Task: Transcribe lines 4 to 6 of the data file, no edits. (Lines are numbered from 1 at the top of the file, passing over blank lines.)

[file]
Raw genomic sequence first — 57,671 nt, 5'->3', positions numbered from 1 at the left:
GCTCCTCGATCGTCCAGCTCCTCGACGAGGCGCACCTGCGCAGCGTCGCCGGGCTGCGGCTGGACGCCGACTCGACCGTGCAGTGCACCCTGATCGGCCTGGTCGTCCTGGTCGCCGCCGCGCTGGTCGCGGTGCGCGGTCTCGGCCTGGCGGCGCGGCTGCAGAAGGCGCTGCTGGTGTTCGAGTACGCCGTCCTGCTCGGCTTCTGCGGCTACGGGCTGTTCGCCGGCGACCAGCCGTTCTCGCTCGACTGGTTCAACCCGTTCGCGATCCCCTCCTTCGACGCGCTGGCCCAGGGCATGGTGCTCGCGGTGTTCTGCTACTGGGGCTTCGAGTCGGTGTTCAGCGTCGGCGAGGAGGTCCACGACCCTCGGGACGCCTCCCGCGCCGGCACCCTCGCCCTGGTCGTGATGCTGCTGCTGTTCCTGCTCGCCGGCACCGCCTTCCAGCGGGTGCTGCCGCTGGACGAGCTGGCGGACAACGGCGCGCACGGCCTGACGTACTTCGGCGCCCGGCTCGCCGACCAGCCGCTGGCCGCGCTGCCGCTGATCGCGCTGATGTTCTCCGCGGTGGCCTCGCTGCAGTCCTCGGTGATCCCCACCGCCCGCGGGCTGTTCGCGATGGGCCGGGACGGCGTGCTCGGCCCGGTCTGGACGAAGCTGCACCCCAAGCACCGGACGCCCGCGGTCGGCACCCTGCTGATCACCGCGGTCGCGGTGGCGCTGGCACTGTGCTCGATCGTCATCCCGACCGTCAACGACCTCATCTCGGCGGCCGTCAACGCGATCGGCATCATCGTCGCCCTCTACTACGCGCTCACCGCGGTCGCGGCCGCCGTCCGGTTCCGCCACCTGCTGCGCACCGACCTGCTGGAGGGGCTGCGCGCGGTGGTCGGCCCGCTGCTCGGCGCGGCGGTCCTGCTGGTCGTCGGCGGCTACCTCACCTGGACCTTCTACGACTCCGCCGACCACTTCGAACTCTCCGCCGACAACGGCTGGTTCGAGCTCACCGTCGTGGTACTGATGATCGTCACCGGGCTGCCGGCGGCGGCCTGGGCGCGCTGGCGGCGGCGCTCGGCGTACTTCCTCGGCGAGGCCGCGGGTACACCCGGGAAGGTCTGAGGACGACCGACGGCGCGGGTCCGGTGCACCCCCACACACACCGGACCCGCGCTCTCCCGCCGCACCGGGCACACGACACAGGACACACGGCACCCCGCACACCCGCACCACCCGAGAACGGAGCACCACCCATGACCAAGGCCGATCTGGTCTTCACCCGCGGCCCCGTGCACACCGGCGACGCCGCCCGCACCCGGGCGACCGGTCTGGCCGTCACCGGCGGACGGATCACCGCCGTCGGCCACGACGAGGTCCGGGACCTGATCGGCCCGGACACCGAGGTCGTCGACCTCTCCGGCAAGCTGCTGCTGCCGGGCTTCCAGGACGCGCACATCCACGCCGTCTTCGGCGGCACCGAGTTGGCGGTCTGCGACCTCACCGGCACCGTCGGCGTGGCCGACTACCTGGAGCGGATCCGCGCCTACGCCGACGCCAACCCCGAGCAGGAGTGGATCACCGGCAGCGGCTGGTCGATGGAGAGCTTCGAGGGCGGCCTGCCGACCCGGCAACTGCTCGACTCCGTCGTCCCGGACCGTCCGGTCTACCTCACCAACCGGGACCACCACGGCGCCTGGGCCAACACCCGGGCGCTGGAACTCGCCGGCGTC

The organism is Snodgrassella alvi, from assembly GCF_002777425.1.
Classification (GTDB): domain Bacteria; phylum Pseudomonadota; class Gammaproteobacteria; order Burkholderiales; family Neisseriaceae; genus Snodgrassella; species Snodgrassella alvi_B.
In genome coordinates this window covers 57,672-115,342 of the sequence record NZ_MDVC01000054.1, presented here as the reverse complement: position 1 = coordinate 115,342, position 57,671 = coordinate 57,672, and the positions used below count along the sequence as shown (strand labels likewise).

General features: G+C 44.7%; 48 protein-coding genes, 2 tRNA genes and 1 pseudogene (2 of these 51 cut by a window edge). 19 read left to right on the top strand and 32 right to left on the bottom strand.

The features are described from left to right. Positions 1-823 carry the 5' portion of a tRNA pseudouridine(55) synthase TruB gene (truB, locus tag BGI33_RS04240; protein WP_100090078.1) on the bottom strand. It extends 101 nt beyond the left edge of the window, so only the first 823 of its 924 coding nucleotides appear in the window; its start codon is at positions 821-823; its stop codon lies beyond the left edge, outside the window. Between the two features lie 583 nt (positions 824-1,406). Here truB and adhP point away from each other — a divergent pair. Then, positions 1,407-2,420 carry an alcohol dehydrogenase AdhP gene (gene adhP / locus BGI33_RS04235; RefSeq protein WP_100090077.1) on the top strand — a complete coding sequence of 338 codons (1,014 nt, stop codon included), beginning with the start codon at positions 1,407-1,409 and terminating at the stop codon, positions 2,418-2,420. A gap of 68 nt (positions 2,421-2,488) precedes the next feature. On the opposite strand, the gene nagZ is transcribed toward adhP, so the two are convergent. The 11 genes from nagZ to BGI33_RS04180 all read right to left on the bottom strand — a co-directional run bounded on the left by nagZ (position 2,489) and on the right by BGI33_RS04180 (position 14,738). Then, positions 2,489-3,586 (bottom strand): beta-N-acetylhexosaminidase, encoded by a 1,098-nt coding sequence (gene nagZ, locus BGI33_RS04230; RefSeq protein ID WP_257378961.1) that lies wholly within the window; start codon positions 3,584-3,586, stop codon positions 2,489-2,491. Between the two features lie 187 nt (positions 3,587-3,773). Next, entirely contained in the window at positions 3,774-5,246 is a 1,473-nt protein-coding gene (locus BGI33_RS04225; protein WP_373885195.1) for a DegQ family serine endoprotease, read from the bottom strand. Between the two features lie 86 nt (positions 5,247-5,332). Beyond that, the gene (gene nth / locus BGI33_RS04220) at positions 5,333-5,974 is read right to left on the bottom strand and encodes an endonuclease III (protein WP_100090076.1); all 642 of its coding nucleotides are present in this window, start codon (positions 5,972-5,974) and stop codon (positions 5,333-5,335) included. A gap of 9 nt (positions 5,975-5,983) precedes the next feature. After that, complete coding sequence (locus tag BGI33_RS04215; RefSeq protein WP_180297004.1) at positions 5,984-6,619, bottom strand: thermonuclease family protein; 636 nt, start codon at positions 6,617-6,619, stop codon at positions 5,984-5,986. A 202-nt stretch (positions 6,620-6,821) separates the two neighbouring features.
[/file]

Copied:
Classification (GTDB): domain Bacteria; phylum Pseudomonadota; class Gammaproteobacteria; order Burkholderiales; family Neisseriaceae; genus Snodgrassella; species Snodgrassella alvi_B.
In genome coordinates this window covers 57,672-115,342 of the sequence record NZ_MDVC01000054.1, presented here as the reverse complement: position 1 = coordinate 115,342, position 57,671 = coordinate 57,672, and the positions used below count along the sequence as shown (strand labels likewise).

General features: G+C 44.7%; 48 protein-coding genes, 2 tRNA genes and 1 pseudogene (2 of these 51 cut by a window edge). 19 read left to right on the top strand and 32 right to left on the bottom strand.